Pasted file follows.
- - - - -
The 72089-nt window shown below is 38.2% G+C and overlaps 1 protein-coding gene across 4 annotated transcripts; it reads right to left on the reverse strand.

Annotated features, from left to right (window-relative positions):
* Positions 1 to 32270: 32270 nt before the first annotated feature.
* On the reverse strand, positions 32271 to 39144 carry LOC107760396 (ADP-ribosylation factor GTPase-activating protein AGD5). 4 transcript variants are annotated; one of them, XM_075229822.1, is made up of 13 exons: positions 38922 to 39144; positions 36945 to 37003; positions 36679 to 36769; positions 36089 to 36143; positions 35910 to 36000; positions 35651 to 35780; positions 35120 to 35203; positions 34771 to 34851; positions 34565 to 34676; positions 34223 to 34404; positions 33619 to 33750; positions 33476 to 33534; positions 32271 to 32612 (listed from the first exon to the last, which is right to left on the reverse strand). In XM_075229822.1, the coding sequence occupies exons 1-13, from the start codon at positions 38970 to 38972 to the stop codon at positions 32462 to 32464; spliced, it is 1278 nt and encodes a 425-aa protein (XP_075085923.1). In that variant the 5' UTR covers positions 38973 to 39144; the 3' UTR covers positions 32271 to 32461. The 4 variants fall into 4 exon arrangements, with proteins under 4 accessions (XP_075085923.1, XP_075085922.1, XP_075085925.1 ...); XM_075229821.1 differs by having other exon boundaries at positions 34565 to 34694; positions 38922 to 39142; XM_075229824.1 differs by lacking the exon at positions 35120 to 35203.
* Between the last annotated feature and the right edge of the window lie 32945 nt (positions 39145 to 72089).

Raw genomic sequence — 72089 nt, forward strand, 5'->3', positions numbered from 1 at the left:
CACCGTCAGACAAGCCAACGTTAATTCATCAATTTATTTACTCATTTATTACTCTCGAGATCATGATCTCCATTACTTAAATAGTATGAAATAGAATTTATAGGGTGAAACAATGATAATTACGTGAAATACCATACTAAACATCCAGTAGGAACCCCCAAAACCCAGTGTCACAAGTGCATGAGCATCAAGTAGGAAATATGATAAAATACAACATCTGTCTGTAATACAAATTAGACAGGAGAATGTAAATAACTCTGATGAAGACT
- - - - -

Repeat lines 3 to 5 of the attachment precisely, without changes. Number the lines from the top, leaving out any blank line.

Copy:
* Positions 1 to 32270: 32270 nt before the first annotated feature.
* On the reverse strand, positions 32271 to 39144 carry LOC107760396 (ADP-ribosylation factor GTPase-activating protein AGD5). 4 transcript variants are annotated; one of them, XM_075229822.1, is made up of 13 exons: positions 38922 to 39144; positions 36945 to 37003; positions 36679 to 36769; positions 36089 to 36143; positions 35910 to 36000; positions 35651 to 35780; positions 35120 to 35203; positions 34771 to 34851; positions 34565 to 34676; positions 34223 to 34404; positions 33619 to 33750; positions 33476 to 33534; positions 32271 to 32612 (listed from the first exon to the last, which is right to left on the reverse strand). In XM_075229822.1, the coding sequence occupies exons 1-13, from the start codon at positions 38970 to 38972 to the stop codon at positions 32462 to 32464; spliced, it is 1278 nt and encodes a 425-aa protein (XP_075085923.1). In that variant the 5' UTR covers positions 38973 to 39144; the 3' UTR covers positions 32271 to 32461. The 4 variants fall into 4 exon arrangements, with proteins under 4 accessions (XP_075085923.1, XP_075085922.1, XP_075085925.1 ...); XM_075229821.1 differs by having other exon boundaries at positions 34565 to 34694; positions 38922 to 39142; XM_075229824.1 differs by lacking the exon at positions 35120 to 35203.
* Between the last annotated feature and the right edge of the window lie 32945 nt (positions 39145 to 72089).